On the southern end of the park, a 2,000-seat outdoor amphitheater lies just north of Harrison Street. And just south of that, the state’s 31 major waterways are represented by the Rivers of Tennessee fountains. A large graphite wall is inscribed with information, and the trough at the wall’s base represents the Mississippi River that forms the state’s western edge. Just past the railroad trestle (underneath which is the Visitor’s Center) and up the steps is the Tennessee Plaza, featuring a 200-foot-wide map of the state that marks the state’s counties, cities, towns, railroads, highways, and rivers. Eight additional smaller maps highlight additional information on Tennessee’s geography and history.

Our Sunday afternoon visit was not much more than a stroll around the park’s perimeter. As the smallest park in the State Park system (a slight 19 acres), Bicentennial Mall boasts an ease and accessibility that allows it to serve the diverse wants and needs of its visitors. “Some people come here for the music, some for the history, some just for walking,” according to Laurie, my source of information in the Visitor’s Center, who also says the park’s foreign, domestic, and local tourists are as diverse as its offerings. When I needled her for an insider’s guide to the park’s “best kept secret,” her response was frustratingly vague: “It depends on what you’re here for.”

It’s a spot I have visited many, many times in my life as a Nashvillian. I’ve run through the fountains as a high schooler and taken my middle schoolers and my toddler to do the same. I’ve watched games of the Tennessee Vintage Baseball league played on its lawns. I’ve finished a half marathon on its sidewalks.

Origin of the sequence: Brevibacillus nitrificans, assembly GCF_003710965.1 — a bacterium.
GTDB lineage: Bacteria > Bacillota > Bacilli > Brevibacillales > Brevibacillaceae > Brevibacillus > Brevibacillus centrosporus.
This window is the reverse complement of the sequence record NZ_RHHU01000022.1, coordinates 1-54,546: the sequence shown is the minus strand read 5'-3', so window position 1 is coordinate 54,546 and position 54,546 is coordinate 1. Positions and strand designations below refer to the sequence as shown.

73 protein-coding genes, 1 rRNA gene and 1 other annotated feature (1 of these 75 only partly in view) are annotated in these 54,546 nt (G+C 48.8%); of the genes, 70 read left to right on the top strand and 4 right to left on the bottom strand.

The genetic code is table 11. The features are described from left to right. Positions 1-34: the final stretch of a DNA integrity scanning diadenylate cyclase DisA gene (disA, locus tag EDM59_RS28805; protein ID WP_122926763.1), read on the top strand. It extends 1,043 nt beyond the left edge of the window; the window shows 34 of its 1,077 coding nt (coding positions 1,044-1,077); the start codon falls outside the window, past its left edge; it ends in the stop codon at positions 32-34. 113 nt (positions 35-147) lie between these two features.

If these personal experiences are any indication, Bicentennial Mall is almost a park that serves more as backdrop to the many goings-on of the city of Nashville (ie: hosting the city’s annual New Year’s Eve celebration that just drew over 200,000 visitors to its grounds). As an urban park at its core, it’s the perfect park for this capital city. It’s always there for a picnic or stroll, but its grounds are adaptive, their purpose adjusting to the needs of the city and its people.

Walking Distance: Historic Germantown // Tennessee State Museum // First Tennessee Park at historic Sulphur Dell
Sources: American Planning Association, TNStateParks.com, in-person interview


Date: November 2019
Count: 2 of 56


Bicentennial Mall State Park is located in the heart of Nashville. From the downtown loop on I-65, exit towards Charlotte Ave. Head east on Charlotte Ave and turn left on Rosa Parks Blvd. Turn right onto Harrison Blvd for easy access to parking in both the Bicentennial Mall and Farmers Market lots.

Click here to read more of our adventures in Tennessee State Parks!